Throughout this whole procedure, all of the extracted baby parts are placed on a tray and reassembled- so the abortionist can make sure that the entire baby is accounted for and that there are no parts that are left behind.
Often, a baby will be killed one or two days before the D&E procedure to make it easier for the abortionist to perform it. This extra step, called a ‘ditch’, is done by inserting a long needle through the mother’s abdomen and into the heart of the baby. A chemical agent (usually digoxin) is injected, causing the baby’s death. The advantage of taking this extra step is that the chemical causes the baby’s body to soften, making the dismemberment and removal much easier. Ditching does have one potential downside though; because the chemical used is toxic, it is crucial for the abortionist to know that he or she has inserted the needle into the baby and not the mother. To make sure, the abortionist will sometimes let go of the needle before injecting the chemical to see if the baby jumps around, independent of the mom’s movements. If the baby does move around, the abortionist knows that he or she has hit the baby and can then inject the chemical.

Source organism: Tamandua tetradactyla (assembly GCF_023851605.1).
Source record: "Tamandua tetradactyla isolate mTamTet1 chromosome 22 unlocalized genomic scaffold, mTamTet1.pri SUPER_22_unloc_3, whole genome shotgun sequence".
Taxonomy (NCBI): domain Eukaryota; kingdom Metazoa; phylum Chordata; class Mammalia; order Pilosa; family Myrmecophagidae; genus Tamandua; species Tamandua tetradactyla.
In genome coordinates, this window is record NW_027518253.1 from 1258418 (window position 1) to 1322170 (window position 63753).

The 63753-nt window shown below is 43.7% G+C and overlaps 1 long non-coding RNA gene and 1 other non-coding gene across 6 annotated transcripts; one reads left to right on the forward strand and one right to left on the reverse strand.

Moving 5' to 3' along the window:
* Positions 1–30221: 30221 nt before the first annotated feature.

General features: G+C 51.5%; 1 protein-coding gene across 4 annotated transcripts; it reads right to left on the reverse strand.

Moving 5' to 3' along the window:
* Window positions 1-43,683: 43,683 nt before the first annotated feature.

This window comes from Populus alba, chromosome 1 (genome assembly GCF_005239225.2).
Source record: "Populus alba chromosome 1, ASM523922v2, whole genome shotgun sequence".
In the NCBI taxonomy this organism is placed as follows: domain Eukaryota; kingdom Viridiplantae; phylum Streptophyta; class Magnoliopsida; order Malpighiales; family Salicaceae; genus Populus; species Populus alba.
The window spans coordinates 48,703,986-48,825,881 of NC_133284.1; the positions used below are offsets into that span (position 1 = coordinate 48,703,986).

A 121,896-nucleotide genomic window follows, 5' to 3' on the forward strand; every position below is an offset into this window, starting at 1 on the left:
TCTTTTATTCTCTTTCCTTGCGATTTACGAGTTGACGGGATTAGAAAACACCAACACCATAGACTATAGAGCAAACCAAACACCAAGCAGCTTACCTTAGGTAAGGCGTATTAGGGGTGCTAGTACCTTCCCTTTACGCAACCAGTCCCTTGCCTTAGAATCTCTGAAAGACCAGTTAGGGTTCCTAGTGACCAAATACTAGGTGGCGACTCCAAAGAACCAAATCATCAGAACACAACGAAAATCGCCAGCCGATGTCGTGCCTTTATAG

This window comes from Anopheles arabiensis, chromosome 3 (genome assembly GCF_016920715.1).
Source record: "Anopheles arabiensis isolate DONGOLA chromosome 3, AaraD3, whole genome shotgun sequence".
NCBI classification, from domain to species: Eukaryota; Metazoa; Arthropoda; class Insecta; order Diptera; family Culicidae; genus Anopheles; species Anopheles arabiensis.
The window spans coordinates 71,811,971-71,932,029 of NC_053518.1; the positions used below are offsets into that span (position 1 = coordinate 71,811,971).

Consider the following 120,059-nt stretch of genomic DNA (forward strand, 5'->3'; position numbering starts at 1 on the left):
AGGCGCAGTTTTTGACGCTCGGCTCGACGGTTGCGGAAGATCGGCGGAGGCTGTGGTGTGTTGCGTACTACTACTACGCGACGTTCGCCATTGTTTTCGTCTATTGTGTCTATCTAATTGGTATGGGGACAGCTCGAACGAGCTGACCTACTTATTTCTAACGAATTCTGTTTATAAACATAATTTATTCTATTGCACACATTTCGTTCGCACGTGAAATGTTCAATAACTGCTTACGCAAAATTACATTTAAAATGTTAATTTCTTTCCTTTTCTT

This procedure is a variation of the D&E, the major difference being that the baby is removed whole, rather than being pulled out in pieces. Normally, the abortionist will use a chemical to kill the baby first or will position the baby so that the skull can be crushed. Sometimes though, the baby will actually survive the procedure and emerge alive. In the abortion industry, when a baby is born alive, it is referred to as the ‘Dreaded Complication’. Since most Intact D&E abortions are performed on babies who are too young to survive once separated from the mother, the usual response to a live birth is to set the child aside and allow it to die on its own. The abortion industry calls this practice ‘comfort care’. In some cases, abortionists have been seen actively killing the baby by: drowning it, crushing the tracheal tube, or snapping the neck.